How long does it take to send a fax?
September 13, 2007 3:59 PM   Subscribe

Does it take longer to fax a full page of text compared to just a single line of text? And if so, is it a significant amount of time? Or are all faxes equal?
posted by Mrs. Buck Turgidson to Technology (6 answers total)
Yes. It does. Fax machines compress the data they send. I think they do some kind of run length encoding, so, instead of saying white pixel white pixel white pixel a thousand times, they can say ok, 1000 white pixels.
posted by rbs at 4:02 PM on September 13, 2007

I believe faxes very efficiently compress whitespace before transmission, so a single line should take less time than a whole page.
posted by Good Brain at 4:03 PM on September 13, 2007

A fax machine scans a document and converts every pixel into either black or white, which it represents as a series of bits. That is then transmitted (using RLE, as mentioned above).

Because of that, areas which are constant white or constant black transmit much faster than areas which are complicated.

Run Length Encoding is a primitive form of compression, OK by not really great, and given that the Fax transmission standard was created back when microprocessors were small, slow, and stupid, it's not a bad approach.

Huffman encoding is drastically better but it takes a lot more computing hardware and much more memory because it can't be done on the fly. To use Huffman encoding it would be necessary to scan the entire document, and then to process it for several seconds before transmission began. And Huffman encoding hadn't been invented when the first faxes were designed and the interface standard was established.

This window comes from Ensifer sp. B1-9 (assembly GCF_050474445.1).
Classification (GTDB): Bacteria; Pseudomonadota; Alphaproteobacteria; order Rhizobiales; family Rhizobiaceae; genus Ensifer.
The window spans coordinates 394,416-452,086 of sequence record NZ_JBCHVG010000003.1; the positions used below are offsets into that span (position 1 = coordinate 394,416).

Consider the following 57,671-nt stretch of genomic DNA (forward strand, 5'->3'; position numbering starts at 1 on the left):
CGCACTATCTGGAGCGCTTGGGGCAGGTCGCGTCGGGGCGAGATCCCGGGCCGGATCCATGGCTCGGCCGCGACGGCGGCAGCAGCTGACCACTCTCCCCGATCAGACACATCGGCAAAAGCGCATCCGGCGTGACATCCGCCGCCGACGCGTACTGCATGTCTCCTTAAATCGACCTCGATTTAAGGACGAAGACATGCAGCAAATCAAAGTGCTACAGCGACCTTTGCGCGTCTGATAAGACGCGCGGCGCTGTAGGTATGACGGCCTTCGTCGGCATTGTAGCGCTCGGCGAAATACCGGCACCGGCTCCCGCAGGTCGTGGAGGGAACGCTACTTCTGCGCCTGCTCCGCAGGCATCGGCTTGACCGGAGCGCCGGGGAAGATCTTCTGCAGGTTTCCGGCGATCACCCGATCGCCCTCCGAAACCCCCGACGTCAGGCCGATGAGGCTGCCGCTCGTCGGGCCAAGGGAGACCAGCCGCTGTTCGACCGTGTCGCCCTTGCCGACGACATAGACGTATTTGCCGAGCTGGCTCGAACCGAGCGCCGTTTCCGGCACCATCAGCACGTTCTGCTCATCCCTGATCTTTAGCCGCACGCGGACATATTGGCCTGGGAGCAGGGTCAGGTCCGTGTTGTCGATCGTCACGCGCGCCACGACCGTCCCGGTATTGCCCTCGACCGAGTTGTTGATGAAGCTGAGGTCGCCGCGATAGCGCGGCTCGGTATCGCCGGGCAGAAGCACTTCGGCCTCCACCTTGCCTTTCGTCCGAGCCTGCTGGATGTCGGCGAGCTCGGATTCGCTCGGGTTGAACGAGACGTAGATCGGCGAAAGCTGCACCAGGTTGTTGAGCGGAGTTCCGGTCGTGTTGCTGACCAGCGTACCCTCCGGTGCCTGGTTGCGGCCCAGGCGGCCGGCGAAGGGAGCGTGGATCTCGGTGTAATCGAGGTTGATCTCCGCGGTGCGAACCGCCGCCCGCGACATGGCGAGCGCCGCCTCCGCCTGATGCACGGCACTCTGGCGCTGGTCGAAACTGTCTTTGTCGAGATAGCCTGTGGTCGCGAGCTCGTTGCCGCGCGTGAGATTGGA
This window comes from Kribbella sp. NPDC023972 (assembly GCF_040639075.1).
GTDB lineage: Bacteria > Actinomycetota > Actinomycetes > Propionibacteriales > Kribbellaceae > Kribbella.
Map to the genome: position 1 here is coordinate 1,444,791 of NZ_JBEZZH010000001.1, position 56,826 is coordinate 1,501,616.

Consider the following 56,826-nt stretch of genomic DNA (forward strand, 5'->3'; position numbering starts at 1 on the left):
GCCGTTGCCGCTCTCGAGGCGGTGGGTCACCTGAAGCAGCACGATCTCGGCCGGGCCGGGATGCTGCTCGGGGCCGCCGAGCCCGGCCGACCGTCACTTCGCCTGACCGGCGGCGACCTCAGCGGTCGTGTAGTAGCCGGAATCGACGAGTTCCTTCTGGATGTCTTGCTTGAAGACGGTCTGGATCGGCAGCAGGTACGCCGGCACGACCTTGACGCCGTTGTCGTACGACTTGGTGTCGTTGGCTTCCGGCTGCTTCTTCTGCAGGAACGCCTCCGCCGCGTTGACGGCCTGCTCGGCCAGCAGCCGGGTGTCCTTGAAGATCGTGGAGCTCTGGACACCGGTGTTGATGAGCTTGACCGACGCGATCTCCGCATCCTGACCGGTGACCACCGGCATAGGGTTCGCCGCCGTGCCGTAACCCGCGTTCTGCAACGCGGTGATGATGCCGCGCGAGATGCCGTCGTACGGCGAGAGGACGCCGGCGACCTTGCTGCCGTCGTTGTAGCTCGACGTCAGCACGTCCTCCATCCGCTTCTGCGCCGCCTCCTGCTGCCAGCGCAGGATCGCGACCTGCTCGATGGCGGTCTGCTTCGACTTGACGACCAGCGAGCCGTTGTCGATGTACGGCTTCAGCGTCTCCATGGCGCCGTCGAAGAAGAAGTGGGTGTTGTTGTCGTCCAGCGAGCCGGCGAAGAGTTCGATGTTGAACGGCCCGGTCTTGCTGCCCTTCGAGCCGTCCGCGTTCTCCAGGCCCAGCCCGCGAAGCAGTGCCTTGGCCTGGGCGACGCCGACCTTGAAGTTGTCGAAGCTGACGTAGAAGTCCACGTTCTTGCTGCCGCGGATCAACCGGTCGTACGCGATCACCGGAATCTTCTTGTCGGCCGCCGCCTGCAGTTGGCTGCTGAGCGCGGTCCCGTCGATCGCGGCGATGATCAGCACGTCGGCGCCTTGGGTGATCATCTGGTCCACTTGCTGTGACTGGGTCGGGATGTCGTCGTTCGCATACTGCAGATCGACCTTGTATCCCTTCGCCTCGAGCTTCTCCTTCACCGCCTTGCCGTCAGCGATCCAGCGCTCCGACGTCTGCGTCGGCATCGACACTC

It turns out that Huffman encoding comes within a few percent of the theoretical limit. RLE is nothing like as good, but it's still a lot better than an uncompressed datastream would be.
posted by Steven C. Den Beste at 4:29 PM on September 13, 2007 [2 favorites]

[Huffman encoding for arbitrary bit streams hadn't been invented yet. The original paper by Huffman was written about the time I was born.]
posted by Steven C. Den Beste at 4:31 PM on September 13, 2007

And very dense small-font text takes even longer. The more detail there is on the page, the longer it takes, and we're talking a huge range of times. A single sentence transmission might take a couple seconds, whereas a dense page (like the fine print in a contract) will take 30 seconds or more. That's just for the actual transmission, not the initial training (funny sounds) and headers. At least that's been my experience.

As an aside, it's amazing how robust fax has been as a standard in general. It certainly made me pull my hair out back in the days when I built satellite telephony systems, but any technology that lasts 20 years deserves respect.
posted by intermod at 7:47 PM on September 13, 2007

I remember the rather excellent Secret Life of Machines covering the fax machine and why it takes longer for a picture to be faxed than text. Here's the cartoon version. And why of course why one line would be quicker than one page of text (though I'm not sure how significantly quicker it would be)
posted by fearfulsymmetry at 8:31 AM on September 15, 2007

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